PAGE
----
It's been a lovely day here today and this afternoon I was out in the garden pottering for a while. I moved this white plastic seat onto our tiny patio until I get the little bistro table and chairs painted with a fresh coat of wood preservative and put in position for the summer. It was very dirty having been outside all winter and I set to scrubbing it and whilst I did I pondered on how an old wooden seat even if worn and tatty would be attractive whereas this one just looks horrid (it wasn't much better when it was new as then it was too sparkling white!)
This got me thinking about plastic and UPVC and to wondering why it is that natural things have the ability to look beautiful even when worn which plastic things never have. How much nicer would a proper wooden barrel look here instead of this horrid green plastic water butt? But have you seen the cost of such barrels?!
And here is another one outside the kitchen door along with a plastic watering can - doesn't look like the sort of vignette one sees in Country Living magazine when they have a wooden butt and an old metal can does it?
How much nicer is our beehive compost bin than the bright green plastic one (why is everything green do they thing it will blend in with nature? Some hope!) ?Our beehive will look better when it has weathered a bit and when there are plants growing over the fence behind but that plastic one will look like that for ever!
Pictures from an old CL magazine
Look at these lovely old buckets - not a plastic one to be seen...
and here's a real shed with vintage tools etc - doesn't it look great?
My thoughts then turned to the house and its UPVC windows, loft and wall insulation and so on - all of which were here when we bought it. Now there's no denying that UPVC windows keep out the draughts, keep in the heat, and I never have to take a mallet and the rolling pin to them to get them open in the spring after a wet winter either! But there are disadvantages - when they get dingy there can be no coat of paint to freshen them up, we are stuck with white and the doors are white too which I would never have chosen. This house will never become a pretty tumbledown place like stone built homes of yesteryear will it - what will happen to all that plastic, glass fibre and foam? Is it more ecological to have a warm well insulated house like this or a draughty badly insulated old house? I fear the plastic in our home is here to stay for hundred of years long after we have gone.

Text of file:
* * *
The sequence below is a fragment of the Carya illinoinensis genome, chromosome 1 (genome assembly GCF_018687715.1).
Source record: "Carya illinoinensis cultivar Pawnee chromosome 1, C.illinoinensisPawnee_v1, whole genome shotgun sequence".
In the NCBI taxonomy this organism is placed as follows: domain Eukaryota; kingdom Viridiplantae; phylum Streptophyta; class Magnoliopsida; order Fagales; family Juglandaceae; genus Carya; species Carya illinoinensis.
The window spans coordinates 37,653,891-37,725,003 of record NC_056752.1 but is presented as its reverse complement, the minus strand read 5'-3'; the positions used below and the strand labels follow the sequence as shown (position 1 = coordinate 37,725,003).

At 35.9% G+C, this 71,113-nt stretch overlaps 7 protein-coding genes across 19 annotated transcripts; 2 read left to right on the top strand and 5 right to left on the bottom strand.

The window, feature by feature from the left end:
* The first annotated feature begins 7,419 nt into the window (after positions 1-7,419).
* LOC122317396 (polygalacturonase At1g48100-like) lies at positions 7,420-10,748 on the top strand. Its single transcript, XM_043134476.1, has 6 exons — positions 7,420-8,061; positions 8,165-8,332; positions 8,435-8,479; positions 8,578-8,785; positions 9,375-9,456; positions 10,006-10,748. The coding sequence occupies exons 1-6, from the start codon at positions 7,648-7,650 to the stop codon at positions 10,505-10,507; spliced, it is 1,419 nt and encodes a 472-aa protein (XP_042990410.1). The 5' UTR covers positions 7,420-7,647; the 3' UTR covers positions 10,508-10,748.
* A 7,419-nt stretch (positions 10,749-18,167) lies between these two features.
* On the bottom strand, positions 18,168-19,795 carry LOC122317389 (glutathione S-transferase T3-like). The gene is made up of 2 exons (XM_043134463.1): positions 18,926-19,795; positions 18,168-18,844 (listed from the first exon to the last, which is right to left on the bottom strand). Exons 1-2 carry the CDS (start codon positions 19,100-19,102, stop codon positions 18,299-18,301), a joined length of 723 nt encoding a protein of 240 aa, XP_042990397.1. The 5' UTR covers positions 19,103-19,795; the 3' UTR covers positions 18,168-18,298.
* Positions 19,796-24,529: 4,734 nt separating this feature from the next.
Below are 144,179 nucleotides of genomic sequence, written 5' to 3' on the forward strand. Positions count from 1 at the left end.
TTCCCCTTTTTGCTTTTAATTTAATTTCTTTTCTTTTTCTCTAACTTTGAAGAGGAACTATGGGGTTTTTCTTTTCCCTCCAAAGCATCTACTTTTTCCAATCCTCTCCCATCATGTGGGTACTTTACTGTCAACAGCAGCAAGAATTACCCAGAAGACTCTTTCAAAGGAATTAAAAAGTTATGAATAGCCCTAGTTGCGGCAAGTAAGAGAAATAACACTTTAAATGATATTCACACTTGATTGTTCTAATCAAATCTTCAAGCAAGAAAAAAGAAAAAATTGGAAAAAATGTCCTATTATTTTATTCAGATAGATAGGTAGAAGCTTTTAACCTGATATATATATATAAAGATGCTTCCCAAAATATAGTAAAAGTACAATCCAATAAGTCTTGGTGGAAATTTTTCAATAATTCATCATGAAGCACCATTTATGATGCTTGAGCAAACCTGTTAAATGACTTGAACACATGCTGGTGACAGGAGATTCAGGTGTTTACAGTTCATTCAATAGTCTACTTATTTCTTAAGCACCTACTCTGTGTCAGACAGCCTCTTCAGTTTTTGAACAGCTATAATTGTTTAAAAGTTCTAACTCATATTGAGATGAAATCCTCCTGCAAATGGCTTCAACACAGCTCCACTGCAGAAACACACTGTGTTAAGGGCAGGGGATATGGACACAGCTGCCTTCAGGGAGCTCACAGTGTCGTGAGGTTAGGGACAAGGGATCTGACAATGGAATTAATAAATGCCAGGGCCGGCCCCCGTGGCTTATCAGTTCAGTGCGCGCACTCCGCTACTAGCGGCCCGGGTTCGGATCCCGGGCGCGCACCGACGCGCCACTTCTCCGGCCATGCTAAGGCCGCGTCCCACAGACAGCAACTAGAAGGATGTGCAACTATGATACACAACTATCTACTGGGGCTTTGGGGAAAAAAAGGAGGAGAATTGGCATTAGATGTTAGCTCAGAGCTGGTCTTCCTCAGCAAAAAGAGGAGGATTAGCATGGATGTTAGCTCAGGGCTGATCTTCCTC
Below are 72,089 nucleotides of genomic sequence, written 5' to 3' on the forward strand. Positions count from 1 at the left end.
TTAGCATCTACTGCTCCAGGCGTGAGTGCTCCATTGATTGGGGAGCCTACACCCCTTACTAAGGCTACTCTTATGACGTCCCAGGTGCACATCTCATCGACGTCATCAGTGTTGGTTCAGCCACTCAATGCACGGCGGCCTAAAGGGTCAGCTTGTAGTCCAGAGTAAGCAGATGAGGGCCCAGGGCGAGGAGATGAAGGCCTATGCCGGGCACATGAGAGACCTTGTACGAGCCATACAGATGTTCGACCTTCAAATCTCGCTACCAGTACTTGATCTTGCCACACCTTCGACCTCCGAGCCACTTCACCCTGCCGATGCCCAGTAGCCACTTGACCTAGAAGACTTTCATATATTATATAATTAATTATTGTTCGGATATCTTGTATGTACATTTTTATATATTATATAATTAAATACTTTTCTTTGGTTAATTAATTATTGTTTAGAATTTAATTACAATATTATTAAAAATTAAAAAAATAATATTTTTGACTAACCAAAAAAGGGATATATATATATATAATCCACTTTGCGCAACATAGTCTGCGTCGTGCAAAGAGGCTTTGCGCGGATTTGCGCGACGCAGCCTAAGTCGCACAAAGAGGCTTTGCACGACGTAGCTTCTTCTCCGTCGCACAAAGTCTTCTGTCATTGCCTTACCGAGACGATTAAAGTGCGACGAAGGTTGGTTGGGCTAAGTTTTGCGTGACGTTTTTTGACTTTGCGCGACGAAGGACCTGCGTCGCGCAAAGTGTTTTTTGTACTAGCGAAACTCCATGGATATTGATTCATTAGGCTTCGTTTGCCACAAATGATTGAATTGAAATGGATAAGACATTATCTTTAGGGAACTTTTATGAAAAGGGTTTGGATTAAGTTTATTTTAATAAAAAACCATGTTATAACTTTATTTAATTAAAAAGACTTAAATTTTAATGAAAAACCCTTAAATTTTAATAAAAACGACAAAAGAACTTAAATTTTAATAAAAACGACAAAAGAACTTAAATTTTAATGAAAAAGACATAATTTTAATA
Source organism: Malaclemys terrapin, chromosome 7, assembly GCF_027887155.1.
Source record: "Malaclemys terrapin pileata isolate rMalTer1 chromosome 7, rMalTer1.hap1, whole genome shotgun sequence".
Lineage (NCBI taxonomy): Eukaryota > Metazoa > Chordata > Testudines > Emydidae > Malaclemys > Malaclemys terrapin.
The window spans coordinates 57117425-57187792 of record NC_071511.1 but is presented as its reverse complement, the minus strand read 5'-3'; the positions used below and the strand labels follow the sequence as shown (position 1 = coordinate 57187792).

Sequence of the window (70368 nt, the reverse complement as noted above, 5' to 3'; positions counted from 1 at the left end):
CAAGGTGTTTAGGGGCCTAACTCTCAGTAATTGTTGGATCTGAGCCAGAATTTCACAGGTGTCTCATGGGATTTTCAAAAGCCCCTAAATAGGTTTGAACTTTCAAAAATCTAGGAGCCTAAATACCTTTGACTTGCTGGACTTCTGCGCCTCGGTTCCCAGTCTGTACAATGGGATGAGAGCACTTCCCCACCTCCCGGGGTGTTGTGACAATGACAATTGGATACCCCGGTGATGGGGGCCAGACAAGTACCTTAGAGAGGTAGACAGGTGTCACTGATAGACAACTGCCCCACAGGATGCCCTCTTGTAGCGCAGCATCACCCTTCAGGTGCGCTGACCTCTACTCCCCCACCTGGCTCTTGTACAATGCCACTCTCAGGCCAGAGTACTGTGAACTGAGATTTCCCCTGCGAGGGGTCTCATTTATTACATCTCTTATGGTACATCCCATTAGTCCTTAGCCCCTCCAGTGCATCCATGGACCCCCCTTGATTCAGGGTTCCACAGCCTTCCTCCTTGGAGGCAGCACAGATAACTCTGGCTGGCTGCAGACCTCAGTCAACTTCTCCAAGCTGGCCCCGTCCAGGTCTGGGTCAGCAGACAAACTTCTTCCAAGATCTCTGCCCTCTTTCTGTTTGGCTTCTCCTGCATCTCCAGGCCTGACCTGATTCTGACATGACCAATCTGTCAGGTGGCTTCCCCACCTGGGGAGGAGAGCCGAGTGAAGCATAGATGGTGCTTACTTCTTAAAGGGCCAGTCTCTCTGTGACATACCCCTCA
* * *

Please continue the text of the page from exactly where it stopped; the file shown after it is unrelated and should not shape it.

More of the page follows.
BUT .. then I thought that plastic has its advantages as I moved these green chairs into a patch of sunshine (doesn't look very sunny in the pic I know) and we sat and had a cup of tea in the garden - wouldn't have wanted to sit for long but it was beautiful to be outside in February drinking tea and listening to the birds in the wood alongside our garden for the few minutes it took to drink our tea. Plastic is light which is why we changed the old metal watering can we used to have for a plastic one. I suppose that as with most things in life it's a case of swings and roundabouts and whilst the old vintage stuff might look better sometimes the modern plastic has its advantages. Just a pity we inherited quite so much of it from the vendor when we moved here - we will gradually change some of it but I guess we are stuck with the wall insulation and the doors and windows!!
Hope you have had a sunny day too.